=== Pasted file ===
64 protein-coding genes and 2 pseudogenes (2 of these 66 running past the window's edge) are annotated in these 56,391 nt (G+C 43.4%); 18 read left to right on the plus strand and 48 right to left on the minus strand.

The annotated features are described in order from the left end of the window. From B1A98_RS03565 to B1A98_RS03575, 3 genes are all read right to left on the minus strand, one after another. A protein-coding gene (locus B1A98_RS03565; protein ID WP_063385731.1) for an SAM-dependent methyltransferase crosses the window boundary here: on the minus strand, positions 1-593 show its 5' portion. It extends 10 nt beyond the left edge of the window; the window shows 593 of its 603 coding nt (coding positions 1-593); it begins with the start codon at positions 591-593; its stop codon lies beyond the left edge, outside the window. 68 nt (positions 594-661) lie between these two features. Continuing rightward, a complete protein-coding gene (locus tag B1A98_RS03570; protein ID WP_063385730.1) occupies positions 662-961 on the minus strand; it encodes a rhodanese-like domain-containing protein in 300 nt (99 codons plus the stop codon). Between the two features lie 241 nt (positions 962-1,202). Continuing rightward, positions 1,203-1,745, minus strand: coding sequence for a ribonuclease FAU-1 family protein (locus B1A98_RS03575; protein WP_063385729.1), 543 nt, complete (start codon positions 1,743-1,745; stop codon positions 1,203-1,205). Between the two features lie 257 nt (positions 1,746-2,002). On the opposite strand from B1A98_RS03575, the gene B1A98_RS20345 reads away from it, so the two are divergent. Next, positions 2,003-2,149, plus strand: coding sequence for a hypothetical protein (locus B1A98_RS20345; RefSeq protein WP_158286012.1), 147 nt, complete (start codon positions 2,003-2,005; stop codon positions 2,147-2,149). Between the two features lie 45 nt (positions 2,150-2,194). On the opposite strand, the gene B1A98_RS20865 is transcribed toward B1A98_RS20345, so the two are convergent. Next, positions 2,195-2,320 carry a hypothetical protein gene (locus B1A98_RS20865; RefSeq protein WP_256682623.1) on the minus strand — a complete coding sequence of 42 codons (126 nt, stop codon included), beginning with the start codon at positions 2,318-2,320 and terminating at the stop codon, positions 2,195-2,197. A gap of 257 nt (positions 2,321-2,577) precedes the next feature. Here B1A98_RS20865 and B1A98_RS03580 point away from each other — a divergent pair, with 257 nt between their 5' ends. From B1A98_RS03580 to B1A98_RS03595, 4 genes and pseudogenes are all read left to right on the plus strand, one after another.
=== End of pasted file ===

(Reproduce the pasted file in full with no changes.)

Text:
64 protein-coding genes and 2 pseudogenes (2 of these 66 running past the window's edge) are annotated in these 56,391 nt (G+C 43.4%); 18 read left to right on the plus strand and 48 right to left on the minus strand.

The annotated features are described in order from the left end of the window. From B1A98_RS03565 to B1A98_RS03575, 3 genes are all read right to left on the minus strand, one after another. A protein-coding gene (locus B1A98_RS03565; protein ID WP_063385731.1) for an SAM-dependent methyltransferase crosses the window boundary here: on the minus strand, positions 1-593 show its 5' portion. It extends 10 nt beyond the left edge of the window; the window shows 593 of its 603 coding nt (coding positions 1-593); it begins with the start codon at positions 591-593; its stop codon lies beyond the left edge, outside the window. 68 nt (positions 594-661) lie between these two features. Continuing rightward, a complete protein-coding gene (locus tag B1A98_RS03570; protein ID WP_063385730.1) occupies positions 662-961 on the minus strand; it encodes a rhodanese-like domain-containing protein in 300 nt (99 codons plus the stop codon). Between the two features lie 241 nt (positions 962-1,202). Continuing rightward, positions 1,203-1,745, minus strand: coding sequence for a ribonuclease FAU-1 family protein (locus B1A98_RS03575; protein WP_063385729.1), 543 nt, complete (start codon positions 1,743-1,745; stop codon positions 1,203-1,205). Between the two features lie 257 nt (positions 1,746-2,002). On the opposite strand from B1A98_RS03575, the gene B1A98_RS20345 reads away from it, so the two are divergent. Next, positions 2,003-2,149, plus strand: coding sequence for a hypothetical protein (locus B1A98_RS20345; RefSeq protein WP_158286012.1), 147 nt, complete (start codon positions 2,003-2,005; stop codon positions 2,147-2,149). Between the two features lie 45 nt (positions 2,150-2,194). On the opposite strand, the gene B1A98_RS20865 is transcribed toward B1A98_RS20345, so the two are convergent. Next, positions 2,195-2,320 carry a hypothetical protein gene (locus B1A98_RS20865; RefSeq protein WP_256682623.1) on the minus strand — a complete coding sequence of 42 codons (126 nt, stop codon included), beginning with the start codon at positions 2,318-2,320 and terminating at the stop codon, positions 2,195-2,197. A gap of 257 nt (positions 2,321-2,577) precedes the next feature. Here B1A98_RS20865 and B1A98_RS03580 point away from each other — a divergent pair, with 257 nt between their 5' ends. From B1A98_RS03580 to B1A98_RS03595, 4 genes and pseudogenes are all read left to right on the plus strand, one after another.